The Irish Times view on corporate tax: Momentum for change
Corporate tax reform has been talked about for many years but given the political momentum significant change now looks inevitable
Google, which has its European headquarters in Dublin: The European Commission is in favour of the proposal for a digital sales tax, or levy. Photograph: Tobias Schwarz/AFP via Getty Images
Ireland’s corporate tax system is, it seems, under attack from all sides. The Biden administration has proposed a global minimum rate on US firms, talks at the OECD look set to lead to some loss in revenue for Ireland and now new plans tabled by the European Commission propose a shake-up in the way tax is collected from big multinationals across the EU. Corporate tax reform has been talked about for many years but given the political momentum significant change now looks inevitable.
The move by the European Commission is largely related to the OECD discussions, but also shows a desire to revive aspects of previous ideas long-discussed among EU leaders. The commission is in favour of the proposal for a digital sales tax, or levy, which is one of the key parts of the OECD discussions and it will propose to mandate the operation of such a tax around the EU in the event of an OECD agreement. It is also likely to push ahead with an EU plan if there is no OECD deal.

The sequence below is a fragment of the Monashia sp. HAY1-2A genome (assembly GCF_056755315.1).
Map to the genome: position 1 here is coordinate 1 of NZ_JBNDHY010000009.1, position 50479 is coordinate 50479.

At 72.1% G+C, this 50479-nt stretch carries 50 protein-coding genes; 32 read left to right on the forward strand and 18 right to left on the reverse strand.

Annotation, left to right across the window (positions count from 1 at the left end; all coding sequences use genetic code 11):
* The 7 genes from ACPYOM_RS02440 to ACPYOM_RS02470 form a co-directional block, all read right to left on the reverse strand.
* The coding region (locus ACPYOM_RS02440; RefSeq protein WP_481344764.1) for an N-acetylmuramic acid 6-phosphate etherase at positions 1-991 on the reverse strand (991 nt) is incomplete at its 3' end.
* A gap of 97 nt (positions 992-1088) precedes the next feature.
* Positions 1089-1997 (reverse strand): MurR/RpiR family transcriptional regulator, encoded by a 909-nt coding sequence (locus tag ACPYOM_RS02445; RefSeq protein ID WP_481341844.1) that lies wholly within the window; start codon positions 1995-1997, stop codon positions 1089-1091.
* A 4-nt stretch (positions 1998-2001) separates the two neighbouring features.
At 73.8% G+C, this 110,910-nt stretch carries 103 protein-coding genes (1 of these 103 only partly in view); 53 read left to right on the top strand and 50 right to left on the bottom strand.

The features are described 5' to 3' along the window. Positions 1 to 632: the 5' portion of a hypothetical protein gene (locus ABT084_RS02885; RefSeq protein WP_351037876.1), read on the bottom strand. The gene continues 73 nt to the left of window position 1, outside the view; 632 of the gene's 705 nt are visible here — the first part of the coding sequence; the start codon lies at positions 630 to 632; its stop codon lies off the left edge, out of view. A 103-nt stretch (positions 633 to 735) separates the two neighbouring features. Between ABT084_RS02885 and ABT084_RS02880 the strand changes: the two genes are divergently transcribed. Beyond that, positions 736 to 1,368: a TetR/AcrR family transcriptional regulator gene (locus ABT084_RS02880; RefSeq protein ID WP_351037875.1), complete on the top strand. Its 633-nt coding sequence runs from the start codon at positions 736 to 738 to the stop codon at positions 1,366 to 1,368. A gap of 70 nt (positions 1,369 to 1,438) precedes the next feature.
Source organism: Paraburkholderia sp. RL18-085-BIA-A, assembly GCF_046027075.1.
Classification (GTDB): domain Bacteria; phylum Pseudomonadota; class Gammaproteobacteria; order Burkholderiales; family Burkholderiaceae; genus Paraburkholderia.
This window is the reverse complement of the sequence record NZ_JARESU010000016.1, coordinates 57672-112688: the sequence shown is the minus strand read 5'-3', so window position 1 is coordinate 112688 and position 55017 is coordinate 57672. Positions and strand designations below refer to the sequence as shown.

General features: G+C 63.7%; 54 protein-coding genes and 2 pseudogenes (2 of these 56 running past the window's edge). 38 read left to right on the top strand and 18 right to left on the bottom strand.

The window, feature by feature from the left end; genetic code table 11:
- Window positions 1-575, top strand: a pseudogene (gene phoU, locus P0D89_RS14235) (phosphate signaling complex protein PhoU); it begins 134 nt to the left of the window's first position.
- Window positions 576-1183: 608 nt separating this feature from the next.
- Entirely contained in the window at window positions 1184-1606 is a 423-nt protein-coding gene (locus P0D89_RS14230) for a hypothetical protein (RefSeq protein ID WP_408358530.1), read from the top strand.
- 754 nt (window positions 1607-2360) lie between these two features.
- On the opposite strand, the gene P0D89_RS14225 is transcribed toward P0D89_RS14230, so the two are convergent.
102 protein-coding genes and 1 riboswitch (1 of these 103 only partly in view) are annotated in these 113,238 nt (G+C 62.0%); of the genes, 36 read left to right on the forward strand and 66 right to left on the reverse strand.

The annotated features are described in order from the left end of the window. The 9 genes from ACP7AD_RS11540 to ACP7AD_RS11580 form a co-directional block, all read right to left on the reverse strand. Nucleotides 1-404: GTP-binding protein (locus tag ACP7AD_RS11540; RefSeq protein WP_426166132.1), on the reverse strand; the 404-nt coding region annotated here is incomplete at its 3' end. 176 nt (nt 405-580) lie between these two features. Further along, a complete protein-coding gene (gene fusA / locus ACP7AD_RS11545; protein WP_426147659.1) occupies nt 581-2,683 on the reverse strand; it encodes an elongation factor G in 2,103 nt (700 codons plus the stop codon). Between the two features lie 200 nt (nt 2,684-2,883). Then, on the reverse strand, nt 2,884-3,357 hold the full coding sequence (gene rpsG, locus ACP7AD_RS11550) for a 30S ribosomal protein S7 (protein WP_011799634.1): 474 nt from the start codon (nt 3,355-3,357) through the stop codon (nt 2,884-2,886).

While this proposal will lead to losses of tax for Ireland – with big multinationals paying a levy on sales which will benefit bigger countries – it is the other element of the EU plan which will raise more concern in Ireland. That is a proposal to establish a reformed corporate tax base across the EU single market, following up whatever proposals emerge from the OECD in relation to tax rules and a proposed global minimum tax rate.
The commission has tried to pioneer this before, through a proposed common, consolidated tax base for corporations – a long-standing plan which is now being withdrawn. The new plan, due to be finalised by 2023, aims to replace this. The details are unclear but there is reference to a “fairer” allocation of the rights to collect taxation, which looks certain to have significant implications for Ireland.
There is a long way to go here, of course, but there is now strong momentum for change. A meeting of G20 finance ministers in Vienna in July is seen as a key staging post towards an OECD agreement. A vital few months lie ahead.